Barack Obama begins his second term of office on January 20 when, in a private
session, he will be sworn in. Because January 20 is a Sunday, the official
public inauguration will take place on January 21.
ceremony will be a high point for the Democratic Party. Obama is just the second
Democrat to be re-elected since Franklin Roosevelt more than a half century
However, prospects for the president securing a string of major
domestic policy success are not high, as was evidenced recently with the
problems reaching even a partial deal with Congress on the “fiscal cliff.”
Obama’s narrower margin of victory in 2012 than in 2008 gives him a weaker
electoral mandate. Moreover, Republicans (including the significant Tea Party
caucus), who were so at odds with his first-term agenda, have maintained their
firm grip of the House of Representatives, and a sizable minority in the
So Washington has the clear potential for four more years of
intense polarization and gridlock.
This, and several other factors, are
likely to encourage Obama, like numerous other second-term presidents in the
postwar period, to turn his focus toward foreign policy.
The fact that
Obama’s second term, from the vantage point of domestic policy, may not be a
productive one is not unusual for re-elected incumbents. During their first four
years in the White House, presidents usually succeed in enacting several core
priorities (as Obama did with health care and his economic stimulus package),
while key items that failed to secure a critical mass of support are rarely
To be sure, Obama will achieve some domestic policy success
in the next four years, including the possibility of reaching an agreement with
Congress on immigration reform. However, many re-elected presidents in the
postwar era have found it difficult to acquire momentum behind an array of
significant new legislative measures.
IN PART, this is because the party
of re-elected presidents often hold a weaker position in Congress in second
presidential terms of office. Thus, Dwight Eisenhower in 1956, Richard Nixon in
1972, and Bill Clinton in 1996 were all re-elected alongside Congresses where
both the House of Representatives and Senate were controlled by their partisan
This dynamic means policy initiative in Washington – if it
exists at all – can edge back to Congress.
The productiveness of second
terms can also be stymied by turnover of key personnel. Following reelection
success, there’s often a sizable departure of cabinet, White House and other
executive branch officials.
Already, several Cabinet members, including
Defense Secretary Leon Panetta and Treasury Secretary Tim Geithner, have made
clear they will not serve in Obama’s second term. The problem for the president
is that it is not always easy to recruit figures of the same status and caliber
as those that leave, and, even when this happens, new staff occasionally fail to
hit the ground running, and, where necessary, be confirmed by
Two other issues have undercut the productiveness of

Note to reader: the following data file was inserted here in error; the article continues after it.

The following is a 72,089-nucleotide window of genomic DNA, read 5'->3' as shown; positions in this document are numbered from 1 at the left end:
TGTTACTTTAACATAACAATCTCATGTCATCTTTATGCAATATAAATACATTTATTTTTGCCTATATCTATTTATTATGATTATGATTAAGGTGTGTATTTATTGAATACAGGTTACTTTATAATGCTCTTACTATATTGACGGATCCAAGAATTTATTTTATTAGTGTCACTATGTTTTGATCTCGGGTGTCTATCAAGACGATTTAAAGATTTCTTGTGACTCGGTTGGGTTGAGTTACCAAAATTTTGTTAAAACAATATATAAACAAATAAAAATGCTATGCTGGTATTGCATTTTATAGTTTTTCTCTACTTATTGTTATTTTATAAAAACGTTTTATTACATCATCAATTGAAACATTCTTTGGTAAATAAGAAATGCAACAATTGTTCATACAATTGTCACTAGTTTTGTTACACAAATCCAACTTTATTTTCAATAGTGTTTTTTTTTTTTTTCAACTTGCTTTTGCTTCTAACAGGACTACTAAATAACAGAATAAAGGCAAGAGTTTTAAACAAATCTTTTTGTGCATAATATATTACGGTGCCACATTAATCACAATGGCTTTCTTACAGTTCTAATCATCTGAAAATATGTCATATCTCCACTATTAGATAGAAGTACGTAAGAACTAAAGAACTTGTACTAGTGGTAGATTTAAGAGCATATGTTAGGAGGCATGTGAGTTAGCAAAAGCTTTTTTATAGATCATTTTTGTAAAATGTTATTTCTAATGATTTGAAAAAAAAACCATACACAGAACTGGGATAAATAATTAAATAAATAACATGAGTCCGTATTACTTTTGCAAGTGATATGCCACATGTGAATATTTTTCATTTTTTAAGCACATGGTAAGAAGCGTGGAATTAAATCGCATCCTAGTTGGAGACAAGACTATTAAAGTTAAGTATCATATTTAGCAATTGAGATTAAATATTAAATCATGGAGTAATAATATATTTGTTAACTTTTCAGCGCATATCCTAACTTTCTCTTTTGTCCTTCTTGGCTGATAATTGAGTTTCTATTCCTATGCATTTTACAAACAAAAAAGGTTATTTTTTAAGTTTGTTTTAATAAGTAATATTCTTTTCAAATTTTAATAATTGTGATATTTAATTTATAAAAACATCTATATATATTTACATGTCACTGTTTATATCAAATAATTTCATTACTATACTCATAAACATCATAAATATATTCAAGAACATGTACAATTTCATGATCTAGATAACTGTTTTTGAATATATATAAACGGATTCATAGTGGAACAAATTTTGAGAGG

second-term presidencies. First, re-elected administrations have often been
affected by scandals (although the events that trigger the scandals can happen
during first terms). Thus, Watergate ended the Nixon administration in 1974,
Iran-contra badly damaged the Reagan White House, and the Monica Lewinsky
scandal led to the impeachment of Bill Clinton in 1998.
It remains to be
seen if any major scandals will affect the Obama administration. However, some
Republicans, including Senator John McCain, are already pressing Obama on what
they perceive as his team’s cover-up of the events surrounding the killing of
four US citizens in Libya, including the US ambassador, in September. McCain,
who was defeated by Obama in 2008, has even compared the affair to
Even if Obama escapes scandal, he won’t be able to avoid the
lame-duck factor. Since he can’t seek more than two terms, political focus will
inevitably be diverted elsewhere, particularly after the 2014 congressional
elections when the 2016 presidential campaign kicks into gear.
overall domestic policy context means that Obama is likely to place increasing
emphasis on foreign policy in the next four years. This is especially likely if
the economic recovery builds pace in coming months.
FOREIGN POLICY could
become an especially strong point of focus almost immediately if Israel ups the
ante with Iran on the latter’s nuclear program. An Israeli strike, with or
without the support of Washington, remains a real possibility in 2013,
especially if Prime Minister Binyamin Netanyahu is re-elected on January 22.
This issue, thus, has the potential to pose major headaches for Obama, and will
require extremely skilled statesmanship.
A stress on foreign policy will
be reinforced by a desire to establish a legacy. Previous presidents have often
seen foreign policy initiatives as a key part of the legacy they wish to build;
Clinton, for instance, devoted much of his second term trying to secure a peace
deal between the Palestinians and Israelis.
A decade and a half later,
with still no deal between the Israelis and Palestinians, other areas are just
as key to any eventual foreign policy legacy for Obama. In particular, following
the withdrawal of US troops from Iraq and the intended draw-down in Afghanistan,
the president will seek to continue his post-9/11 reorientation of foreign
policy toward the Asia-Pacific region and other strategic high-growth
Key threats on the horizon to maintaining this reorientation of
policy remain the possibility of further devastating attacks on the US homeland
from al-Qaida or a major surge of tension in the Middle East, perhaps emanating
from Israeli-Iranian conflict or the implosion of Syria. However, these
scenarios would only reinforce Obama’s focus on foreign policy in his second
Andrew Hammond, an associate partner at Reputation-Inc, was a
former special adviser in the government of Tony Blair and a geopolitics
consultant at Oxford Analytica.